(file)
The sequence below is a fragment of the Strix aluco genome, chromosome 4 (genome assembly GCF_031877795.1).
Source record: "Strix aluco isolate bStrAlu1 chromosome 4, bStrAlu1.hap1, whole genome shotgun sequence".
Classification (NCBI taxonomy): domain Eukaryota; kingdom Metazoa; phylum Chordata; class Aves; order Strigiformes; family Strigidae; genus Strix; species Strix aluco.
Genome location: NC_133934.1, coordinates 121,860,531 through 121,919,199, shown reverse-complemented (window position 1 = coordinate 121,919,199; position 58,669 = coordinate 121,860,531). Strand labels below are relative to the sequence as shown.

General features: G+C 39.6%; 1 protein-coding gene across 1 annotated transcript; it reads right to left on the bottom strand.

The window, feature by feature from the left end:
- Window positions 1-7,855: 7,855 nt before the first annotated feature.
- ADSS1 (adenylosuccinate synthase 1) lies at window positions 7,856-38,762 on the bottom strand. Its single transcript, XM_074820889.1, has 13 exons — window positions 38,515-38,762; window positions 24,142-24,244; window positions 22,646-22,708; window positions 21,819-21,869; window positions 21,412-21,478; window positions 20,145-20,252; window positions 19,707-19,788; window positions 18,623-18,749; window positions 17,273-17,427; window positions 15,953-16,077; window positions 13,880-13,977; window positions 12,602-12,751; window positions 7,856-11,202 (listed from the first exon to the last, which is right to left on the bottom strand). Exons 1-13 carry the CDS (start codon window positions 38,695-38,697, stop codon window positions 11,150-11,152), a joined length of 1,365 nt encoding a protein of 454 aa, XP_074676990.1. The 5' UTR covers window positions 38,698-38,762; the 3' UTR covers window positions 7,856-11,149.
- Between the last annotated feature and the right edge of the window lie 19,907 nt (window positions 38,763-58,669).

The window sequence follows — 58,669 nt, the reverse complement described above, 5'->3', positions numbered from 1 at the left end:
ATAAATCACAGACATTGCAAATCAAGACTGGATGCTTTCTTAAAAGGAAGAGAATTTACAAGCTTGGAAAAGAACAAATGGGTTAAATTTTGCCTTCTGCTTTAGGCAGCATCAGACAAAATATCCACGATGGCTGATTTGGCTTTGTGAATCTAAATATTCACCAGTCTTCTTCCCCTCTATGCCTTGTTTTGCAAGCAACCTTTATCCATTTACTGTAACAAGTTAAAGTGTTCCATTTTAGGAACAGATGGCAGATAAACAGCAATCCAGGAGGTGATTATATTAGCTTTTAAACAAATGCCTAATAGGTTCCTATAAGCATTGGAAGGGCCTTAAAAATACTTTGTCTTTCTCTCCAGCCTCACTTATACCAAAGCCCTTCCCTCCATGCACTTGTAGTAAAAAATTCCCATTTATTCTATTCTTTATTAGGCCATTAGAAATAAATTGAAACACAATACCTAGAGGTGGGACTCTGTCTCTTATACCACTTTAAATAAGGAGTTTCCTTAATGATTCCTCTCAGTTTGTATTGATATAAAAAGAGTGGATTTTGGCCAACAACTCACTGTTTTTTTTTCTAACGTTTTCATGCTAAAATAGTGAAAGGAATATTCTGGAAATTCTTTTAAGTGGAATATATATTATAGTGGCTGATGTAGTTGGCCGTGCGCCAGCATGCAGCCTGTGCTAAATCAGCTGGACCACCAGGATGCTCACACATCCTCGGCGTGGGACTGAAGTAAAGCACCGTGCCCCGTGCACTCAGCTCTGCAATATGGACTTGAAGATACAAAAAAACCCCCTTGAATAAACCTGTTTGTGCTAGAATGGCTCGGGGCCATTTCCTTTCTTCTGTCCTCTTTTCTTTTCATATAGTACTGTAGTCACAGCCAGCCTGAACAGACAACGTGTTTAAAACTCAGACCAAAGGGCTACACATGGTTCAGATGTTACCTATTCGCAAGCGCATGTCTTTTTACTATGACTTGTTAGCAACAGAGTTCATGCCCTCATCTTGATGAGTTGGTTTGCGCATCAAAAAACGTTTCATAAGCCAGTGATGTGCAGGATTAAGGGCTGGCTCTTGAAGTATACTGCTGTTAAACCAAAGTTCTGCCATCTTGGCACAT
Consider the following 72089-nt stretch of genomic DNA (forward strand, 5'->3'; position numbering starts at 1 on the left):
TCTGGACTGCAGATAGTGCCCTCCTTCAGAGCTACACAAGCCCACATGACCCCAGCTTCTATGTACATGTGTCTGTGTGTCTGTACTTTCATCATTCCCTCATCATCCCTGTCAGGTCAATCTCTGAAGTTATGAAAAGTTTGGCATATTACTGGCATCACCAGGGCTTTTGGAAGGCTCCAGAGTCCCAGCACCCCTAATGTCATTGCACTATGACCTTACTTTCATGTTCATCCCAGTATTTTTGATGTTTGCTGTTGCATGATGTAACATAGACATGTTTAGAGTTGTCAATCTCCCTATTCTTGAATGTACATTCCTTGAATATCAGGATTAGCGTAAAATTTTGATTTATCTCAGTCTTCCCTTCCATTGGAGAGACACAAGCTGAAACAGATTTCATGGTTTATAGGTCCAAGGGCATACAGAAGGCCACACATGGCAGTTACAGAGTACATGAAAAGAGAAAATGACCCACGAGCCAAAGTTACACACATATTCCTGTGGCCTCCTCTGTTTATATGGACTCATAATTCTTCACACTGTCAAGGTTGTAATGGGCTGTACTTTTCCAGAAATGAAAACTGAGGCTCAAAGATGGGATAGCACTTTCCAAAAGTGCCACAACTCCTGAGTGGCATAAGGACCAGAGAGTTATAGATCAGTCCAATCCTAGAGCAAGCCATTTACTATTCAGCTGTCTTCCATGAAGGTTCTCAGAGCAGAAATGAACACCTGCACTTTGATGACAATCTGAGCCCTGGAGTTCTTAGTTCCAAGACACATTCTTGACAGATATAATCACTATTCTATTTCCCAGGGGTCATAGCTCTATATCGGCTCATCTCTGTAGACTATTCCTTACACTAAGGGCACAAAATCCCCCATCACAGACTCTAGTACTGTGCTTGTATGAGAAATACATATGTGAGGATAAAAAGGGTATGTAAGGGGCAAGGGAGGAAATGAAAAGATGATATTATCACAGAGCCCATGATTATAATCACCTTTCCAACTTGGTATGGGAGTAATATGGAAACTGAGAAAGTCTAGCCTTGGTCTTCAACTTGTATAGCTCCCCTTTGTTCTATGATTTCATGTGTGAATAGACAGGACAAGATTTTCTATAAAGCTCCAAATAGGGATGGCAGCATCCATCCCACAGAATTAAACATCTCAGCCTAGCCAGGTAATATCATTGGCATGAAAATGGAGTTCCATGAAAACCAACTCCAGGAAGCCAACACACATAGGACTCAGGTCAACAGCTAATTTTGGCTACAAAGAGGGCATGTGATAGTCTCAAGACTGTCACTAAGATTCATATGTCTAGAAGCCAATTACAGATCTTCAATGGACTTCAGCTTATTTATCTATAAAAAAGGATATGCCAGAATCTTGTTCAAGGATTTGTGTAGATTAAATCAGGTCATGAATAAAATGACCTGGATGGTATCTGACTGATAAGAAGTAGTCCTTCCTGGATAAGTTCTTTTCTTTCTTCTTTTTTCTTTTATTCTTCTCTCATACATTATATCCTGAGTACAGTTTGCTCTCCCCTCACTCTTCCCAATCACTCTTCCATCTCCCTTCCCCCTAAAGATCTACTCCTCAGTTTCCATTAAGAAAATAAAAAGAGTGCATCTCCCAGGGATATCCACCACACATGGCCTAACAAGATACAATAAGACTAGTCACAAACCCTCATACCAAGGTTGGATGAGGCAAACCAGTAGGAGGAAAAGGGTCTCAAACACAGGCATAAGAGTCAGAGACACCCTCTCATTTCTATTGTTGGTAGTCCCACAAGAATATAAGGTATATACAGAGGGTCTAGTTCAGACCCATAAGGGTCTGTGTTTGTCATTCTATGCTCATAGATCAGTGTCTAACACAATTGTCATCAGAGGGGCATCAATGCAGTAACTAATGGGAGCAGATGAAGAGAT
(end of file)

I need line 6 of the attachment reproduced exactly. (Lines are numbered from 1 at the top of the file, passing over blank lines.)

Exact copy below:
The window, feature by feature from the left end: